Willnauer has this to add to his announced candidacy:

As much as I’m proud of my past service, I am energized and committed to the future. Our local communities are faced with critically important needs and demands. The administration of property tax is technical and non-political. It will play an integral supporting role in achieving success for the continued improvement in our quality of life. The protection of our environment, the protection of our personal safety, and the education of our youth, will rely on property tax to fund these service deliveries. I have the technical background, the experience and the commitment to customer service necessary to provide these requirements.

In this last term, the Assessor’s Office has transitioned to a new computer system and most importantly to an entirely enhanced annual all-property valuation program. We have equalized assessment levels for all properties, countywide, and eliminated the undesired effects and uncertainty of dynamic assessed value movements from market value swings. Valuation appeals continue to decline. Our data quality and valuation equity are improved. We expanded our web portal access application for Property , Sales, and Valuation information by replacing our entire system. We are continuing to focus on customer service quality with automation developments and new information access. All of these advancements were accomplished while reducing the staff by 2 positions. I commit to direct an administration with a taxpayers perspective of practicality and cost.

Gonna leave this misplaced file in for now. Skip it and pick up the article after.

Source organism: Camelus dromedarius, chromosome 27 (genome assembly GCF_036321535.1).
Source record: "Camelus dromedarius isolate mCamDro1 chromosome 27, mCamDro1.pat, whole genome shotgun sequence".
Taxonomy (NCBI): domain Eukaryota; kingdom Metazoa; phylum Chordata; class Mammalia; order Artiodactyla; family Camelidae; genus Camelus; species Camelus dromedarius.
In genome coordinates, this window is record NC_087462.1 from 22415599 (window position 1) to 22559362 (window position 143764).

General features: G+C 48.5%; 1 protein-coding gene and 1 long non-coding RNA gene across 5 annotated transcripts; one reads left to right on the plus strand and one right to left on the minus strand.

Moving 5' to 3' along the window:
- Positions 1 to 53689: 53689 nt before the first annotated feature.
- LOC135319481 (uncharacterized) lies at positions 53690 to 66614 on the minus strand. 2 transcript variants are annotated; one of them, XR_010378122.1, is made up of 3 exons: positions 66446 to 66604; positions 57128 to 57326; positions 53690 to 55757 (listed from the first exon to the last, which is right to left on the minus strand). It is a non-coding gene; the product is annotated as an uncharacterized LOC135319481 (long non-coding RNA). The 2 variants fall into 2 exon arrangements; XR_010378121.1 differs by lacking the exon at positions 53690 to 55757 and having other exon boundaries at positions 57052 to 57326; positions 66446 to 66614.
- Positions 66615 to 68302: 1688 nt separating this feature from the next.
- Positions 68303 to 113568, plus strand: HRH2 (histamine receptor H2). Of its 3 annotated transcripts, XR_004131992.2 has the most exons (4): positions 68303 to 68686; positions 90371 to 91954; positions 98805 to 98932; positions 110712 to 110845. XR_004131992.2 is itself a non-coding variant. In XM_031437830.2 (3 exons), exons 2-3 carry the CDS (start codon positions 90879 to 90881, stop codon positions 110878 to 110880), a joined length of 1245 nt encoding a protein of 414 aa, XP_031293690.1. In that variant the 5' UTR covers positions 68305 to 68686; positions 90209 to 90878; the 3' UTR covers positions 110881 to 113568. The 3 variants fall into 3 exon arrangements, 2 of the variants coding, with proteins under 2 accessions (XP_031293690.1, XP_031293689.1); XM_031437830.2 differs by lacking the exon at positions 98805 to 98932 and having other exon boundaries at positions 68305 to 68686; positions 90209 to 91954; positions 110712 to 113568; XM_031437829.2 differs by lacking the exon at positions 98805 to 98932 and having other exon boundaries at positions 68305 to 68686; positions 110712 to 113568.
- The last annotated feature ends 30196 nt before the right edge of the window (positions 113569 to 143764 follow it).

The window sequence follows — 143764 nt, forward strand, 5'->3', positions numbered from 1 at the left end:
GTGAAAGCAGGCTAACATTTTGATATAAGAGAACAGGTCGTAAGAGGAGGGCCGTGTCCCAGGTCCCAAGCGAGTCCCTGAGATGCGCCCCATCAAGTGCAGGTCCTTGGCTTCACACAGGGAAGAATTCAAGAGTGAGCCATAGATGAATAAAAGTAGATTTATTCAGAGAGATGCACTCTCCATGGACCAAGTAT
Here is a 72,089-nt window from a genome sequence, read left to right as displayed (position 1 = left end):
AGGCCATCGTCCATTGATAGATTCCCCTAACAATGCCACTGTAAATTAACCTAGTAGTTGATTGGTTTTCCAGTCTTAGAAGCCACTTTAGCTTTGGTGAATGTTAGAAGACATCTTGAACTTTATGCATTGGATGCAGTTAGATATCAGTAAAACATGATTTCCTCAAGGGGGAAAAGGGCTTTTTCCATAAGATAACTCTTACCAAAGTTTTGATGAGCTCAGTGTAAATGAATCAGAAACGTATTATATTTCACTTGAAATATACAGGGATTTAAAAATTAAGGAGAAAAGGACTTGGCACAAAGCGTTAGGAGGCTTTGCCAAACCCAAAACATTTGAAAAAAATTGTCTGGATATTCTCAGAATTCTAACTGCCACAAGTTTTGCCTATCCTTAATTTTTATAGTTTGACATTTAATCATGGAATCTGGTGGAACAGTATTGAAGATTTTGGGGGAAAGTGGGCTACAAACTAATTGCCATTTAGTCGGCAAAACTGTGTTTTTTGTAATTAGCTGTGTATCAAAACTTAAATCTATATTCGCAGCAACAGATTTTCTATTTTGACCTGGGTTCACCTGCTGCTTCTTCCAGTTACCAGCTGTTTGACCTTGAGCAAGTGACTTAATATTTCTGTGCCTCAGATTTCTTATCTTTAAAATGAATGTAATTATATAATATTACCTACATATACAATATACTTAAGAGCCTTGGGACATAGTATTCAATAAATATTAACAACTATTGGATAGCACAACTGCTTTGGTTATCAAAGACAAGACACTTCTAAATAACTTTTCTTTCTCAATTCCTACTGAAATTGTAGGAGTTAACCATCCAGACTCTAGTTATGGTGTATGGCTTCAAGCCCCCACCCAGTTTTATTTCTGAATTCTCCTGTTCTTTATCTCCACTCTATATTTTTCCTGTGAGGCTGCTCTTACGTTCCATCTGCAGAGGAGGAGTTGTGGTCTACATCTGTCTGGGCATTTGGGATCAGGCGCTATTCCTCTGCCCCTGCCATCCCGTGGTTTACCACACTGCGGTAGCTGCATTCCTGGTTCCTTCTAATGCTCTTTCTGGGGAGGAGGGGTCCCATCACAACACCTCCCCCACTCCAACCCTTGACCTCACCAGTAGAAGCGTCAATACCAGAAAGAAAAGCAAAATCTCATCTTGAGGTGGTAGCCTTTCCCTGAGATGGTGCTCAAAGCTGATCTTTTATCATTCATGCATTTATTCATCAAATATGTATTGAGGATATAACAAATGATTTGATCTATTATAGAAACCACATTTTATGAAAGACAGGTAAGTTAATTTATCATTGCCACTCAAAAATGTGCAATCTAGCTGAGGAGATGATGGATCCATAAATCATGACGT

Property Tax will always be looked to for continued stability., however I am dedicated toward the opportunity promise of the future. The county enterprise requires a new unified land record system. The Assessor’s Office has committed to a seven department partnership project and will provide the foundational development of a new computer mapping Geographical Information System (GIS). My experience working with other officials and under tight budget restraint will serve this major project well.

I look forward to service to the citizens of Whatcom County. I respectfully seek your support for my reelection to the position of your Whatcom County Assessor.